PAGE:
An expert oncologist evaluates the effect of combination trials of bispecific antibodies on the multiple myeloma treatment landscape.
Joshua Richter, MD: One of the things that was very prominent at the 2022 ASH [American Society of Hematology] meeting was some updates regarding the bispecific antibodies in multiple myeloma. There are quite a number of them in clinical trials. Teclistamab is already approved based on the MajesTEC data, and elranatamab is hopefully coming to approval soon, based on the MagnetisMM data. Both drugs in single-agent studies have shown response rates of around 60% to 80%. The response rates differ based on patient population and prior exposures, but one of the things that’s extremely encouraging is even better response rates when we combine these drugs with other agents within the myeloma field. For example, the TRIMM [study] protocols are evaluating teclistamab in combination with other therapies, such as daratumumab, in patients with multiple myeloma. These are posting very high response rates, and many of these studies are also being informed by some of our prior umbrella or combination studies, such as STOMP, where we combined selinexor with drugs like daratumumab, pomalidomide, or lenalidomide.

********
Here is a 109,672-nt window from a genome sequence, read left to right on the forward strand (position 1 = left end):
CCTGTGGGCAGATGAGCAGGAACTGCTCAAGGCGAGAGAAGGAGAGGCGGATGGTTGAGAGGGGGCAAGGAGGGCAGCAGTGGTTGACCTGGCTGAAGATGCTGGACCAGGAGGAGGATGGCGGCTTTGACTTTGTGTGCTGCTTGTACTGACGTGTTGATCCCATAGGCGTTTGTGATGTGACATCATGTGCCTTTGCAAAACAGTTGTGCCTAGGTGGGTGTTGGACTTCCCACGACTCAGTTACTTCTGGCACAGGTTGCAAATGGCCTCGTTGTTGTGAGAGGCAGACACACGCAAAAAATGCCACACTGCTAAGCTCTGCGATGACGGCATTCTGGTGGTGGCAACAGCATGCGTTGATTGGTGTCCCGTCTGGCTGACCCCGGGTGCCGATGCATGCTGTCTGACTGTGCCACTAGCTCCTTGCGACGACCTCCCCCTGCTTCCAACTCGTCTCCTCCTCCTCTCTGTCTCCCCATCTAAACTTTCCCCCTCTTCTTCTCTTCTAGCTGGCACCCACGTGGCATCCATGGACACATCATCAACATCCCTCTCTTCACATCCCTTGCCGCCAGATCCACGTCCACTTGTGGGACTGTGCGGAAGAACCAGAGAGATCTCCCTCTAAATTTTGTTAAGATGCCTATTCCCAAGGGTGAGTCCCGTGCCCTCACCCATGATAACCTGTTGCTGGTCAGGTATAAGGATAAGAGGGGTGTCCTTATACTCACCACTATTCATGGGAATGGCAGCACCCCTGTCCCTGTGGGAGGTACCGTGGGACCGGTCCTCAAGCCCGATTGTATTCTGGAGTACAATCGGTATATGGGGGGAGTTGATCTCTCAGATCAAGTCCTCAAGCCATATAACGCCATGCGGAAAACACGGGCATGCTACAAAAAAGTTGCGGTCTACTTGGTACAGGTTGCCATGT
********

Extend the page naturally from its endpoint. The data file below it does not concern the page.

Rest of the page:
Ultimately, what these combination studies show, both with selinexor and the bispecifics, is that as patients take their individual journey throughout myeloma, we’ll have an answer for everyone. If earlier in the course of therapy you get a drug like teclistamab plus daratumumab, and now you need a drug like selinexor, you can combine it with a drug like carfilzomib, because we have the data for that combination. Conversely, let’s say you got selinexor, Velcade [bortezomib], and dexamethasone earlier in your treatment based on the BOSTON study. You could then go on a regimen like teclistamab, daratumumab, and dexamethasone, or a combination that’s being studied, like elranatamab and pomalidomide. We have many different plays here to help negotiate everyone’s individual journey, which is giving us more options to treat heavily refractory patients.
Transcript edited for clarity.